World Wide Study Bible
a Bible passage
44For all of them have contributed out of their abundance; but she out of her poverty has put in everything she had, all she had to live on.”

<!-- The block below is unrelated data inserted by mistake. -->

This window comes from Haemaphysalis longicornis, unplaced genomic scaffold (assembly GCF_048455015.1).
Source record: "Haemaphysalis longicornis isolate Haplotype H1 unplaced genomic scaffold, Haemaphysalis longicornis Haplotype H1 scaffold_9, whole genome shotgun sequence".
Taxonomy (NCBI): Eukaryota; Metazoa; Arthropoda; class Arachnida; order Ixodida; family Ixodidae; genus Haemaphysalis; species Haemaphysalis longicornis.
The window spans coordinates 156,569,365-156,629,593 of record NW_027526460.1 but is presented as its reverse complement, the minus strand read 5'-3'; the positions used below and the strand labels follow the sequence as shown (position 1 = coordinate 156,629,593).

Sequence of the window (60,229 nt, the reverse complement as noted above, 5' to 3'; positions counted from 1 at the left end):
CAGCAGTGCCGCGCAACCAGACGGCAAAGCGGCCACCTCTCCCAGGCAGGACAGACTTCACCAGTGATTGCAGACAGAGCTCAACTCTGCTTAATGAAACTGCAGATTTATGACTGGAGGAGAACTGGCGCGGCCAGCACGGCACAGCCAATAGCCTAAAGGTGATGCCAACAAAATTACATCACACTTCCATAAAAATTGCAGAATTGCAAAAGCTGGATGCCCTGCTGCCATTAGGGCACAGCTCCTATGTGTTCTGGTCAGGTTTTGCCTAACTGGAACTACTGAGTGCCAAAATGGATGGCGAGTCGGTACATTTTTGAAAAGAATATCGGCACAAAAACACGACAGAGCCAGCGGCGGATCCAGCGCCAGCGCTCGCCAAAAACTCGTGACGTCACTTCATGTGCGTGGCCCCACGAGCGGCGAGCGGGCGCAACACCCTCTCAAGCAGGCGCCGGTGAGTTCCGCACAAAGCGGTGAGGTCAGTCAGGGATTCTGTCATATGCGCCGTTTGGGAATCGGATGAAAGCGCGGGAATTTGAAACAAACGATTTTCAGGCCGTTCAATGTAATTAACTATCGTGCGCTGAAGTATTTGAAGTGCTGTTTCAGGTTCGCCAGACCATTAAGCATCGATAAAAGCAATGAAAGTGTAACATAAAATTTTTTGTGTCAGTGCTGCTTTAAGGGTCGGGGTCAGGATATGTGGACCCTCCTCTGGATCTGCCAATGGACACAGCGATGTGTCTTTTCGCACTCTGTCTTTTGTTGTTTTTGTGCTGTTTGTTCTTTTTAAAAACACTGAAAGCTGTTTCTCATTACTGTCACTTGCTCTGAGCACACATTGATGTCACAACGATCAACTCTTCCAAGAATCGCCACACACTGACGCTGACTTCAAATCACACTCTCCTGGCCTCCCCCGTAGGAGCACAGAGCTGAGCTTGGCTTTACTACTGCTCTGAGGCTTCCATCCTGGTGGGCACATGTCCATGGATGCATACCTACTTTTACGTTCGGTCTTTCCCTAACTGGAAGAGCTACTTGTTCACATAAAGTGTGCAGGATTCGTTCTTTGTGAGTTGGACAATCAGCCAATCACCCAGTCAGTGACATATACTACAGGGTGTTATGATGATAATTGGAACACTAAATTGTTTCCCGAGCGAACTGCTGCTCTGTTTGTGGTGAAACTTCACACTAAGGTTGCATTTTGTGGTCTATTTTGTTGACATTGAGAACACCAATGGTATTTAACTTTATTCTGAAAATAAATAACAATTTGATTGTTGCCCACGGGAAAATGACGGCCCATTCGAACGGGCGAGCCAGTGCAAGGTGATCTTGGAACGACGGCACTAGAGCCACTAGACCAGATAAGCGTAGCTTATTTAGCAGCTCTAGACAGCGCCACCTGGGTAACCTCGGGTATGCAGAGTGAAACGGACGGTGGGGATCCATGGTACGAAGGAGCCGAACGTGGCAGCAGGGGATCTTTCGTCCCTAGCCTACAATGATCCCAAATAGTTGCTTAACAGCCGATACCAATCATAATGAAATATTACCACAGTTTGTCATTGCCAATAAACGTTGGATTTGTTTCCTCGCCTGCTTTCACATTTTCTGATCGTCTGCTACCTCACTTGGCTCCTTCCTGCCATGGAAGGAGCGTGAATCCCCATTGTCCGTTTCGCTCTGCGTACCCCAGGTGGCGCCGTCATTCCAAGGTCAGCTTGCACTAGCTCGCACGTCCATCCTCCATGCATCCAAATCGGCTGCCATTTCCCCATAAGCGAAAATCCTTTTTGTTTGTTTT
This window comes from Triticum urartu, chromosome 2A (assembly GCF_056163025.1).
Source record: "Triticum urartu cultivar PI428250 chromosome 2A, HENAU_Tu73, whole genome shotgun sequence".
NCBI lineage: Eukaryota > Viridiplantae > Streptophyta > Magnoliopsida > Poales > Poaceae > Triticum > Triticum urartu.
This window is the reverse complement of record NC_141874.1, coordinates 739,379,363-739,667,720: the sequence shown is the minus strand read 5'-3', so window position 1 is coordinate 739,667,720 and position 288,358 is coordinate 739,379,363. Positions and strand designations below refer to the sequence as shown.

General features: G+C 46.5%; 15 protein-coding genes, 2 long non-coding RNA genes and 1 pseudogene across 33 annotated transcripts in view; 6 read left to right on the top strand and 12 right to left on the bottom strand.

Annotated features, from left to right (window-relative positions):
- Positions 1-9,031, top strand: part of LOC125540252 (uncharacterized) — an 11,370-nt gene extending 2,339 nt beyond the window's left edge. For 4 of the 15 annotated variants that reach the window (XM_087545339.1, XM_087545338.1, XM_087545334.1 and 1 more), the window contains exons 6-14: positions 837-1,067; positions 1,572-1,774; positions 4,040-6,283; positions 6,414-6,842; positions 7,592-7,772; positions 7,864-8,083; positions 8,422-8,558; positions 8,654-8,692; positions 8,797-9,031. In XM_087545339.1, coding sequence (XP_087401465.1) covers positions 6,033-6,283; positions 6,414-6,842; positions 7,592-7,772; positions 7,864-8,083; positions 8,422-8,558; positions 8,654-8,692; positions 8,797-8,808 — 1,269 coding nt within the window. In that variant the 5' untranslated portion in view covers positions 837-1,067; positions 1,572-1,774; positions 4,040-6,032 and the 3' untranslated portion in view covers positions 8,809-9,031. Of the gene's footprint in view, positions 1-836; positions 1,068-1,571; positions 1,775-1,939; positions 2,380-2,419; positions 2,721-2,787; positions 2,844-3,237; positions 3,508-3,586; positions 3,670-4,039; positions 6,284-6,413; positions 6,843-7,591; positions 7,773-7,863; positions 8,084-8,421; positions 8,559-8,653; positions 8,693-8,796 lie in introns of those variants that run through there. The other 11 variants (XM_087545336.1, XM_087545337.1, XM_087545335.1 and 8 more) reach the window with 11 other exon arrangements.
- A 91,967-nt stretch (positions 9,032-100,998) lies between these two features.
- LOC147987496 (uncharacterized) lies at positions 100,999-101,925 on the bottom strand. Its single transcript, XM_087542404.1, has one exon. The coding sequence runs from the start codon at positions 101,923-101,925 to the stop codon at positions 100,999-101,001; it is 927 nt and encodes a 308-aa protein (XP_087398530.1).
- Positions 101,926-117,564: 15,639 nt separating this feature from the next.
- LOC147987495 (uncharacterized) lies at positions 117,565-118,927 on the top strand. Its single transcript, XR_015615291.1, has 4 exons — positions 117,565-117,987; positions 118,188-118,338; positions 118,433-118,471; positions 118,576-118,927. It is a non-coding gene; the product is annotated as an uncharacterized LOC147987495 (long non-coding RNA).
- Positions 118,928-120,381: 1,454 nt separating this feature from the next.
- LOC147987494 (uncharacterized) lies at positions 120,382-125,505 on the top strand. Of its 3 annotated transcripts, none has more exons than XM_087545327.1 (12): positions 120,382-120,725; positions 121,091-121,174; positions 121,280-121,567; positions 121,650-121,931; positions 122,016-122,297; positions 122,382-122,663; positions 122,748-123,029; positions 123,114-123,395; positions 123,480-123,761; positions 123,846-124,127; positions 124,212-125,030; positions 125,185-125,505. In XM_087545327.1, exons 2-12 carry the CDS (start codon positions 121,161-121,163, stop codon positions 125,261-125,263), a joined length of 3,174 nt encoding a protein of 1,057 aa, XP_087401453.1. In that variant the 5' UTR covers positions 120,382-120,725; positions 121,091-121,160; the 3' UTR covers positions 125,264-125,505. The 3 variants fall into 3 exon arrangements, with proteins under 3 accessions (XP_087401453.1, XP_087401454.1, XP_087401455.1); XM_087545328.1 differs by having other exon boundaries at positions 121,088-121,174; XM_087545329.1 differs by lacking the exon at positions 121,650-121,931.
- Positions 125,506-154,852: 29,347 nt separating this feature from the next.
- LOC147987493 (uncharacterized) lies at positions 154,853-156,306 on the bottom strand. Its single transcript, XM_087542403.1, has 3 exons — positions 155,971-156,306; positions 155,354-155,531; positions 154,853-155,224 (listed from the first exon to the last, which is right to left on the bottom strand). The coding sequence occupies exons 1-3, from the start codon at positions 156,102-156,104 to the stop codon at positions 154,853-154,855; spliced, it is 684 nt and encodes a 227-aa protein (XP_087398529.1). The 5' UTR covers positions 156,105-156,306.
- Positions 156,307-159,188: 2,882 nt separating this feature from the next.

Mark 12:43. Verily I say to you. This reply of Christ contains a highly useful doctrine that whatever men offer to God ought to be estimated not by its apparent value, 122122 “Selon le prix qu’il vaut au monde;” — “according to the price at which it is estimated by the world.” but only by the feeling of the heart, and that the holy affection of him who according to his small means, offers to God the little that he has, is more worthy of esteem than that of him who offers a hundred times more out of his abundance. In two ways this doctrine is useful, for the poor who appear not to have the power of doing good, are encouraged by our Lord not to hesitate to express their affection cheerfully out of their slender means; for if they consecrate themselves, their offering, which appears to be mean and worthless, will not be less valuable than if they had presented all the treasures of Crœsus. 123123 “De Crœsus, lequel on dit avoir esté si riche;” — “of Crœsus, who is said to have been so rich.” — The allusion is to Crœsus, King of Lydia, whose vast wealth was a proverb among the Greeks and Romans. — Ed. On the other hand, those who possess greater abundance, and who have received from God larger communications, are reminded that it is not enough if in the amount of their beneficence they greatly surpass the poor and common people; because it is of less value in the sight of God that a rich man, out of a vast heap, should bestow a moderate sum, than that a poor man, by giving very little, should exhaust his store. This widow must have been a person of no ordinary piety, who, rather than come empty into the presence of God, chose to part with her own living. And our Lord applauds this sincerity, because, forgetting herself, she wished to testify that she and all that she possessed belonged to God. In like manner, the chief sacrifice which God requires from us is self-denial. As to the sacred offerings, it is probable that they were not at that time applied properly, or to lawful purposes; but as the service of the Law was still in force, Christ does not reject them. And certainly the abuses of men could not prevent the sincere worshippers of God from doing what was holy, and in accordance with the command of God, when they offered for sacrifices and other pious uses.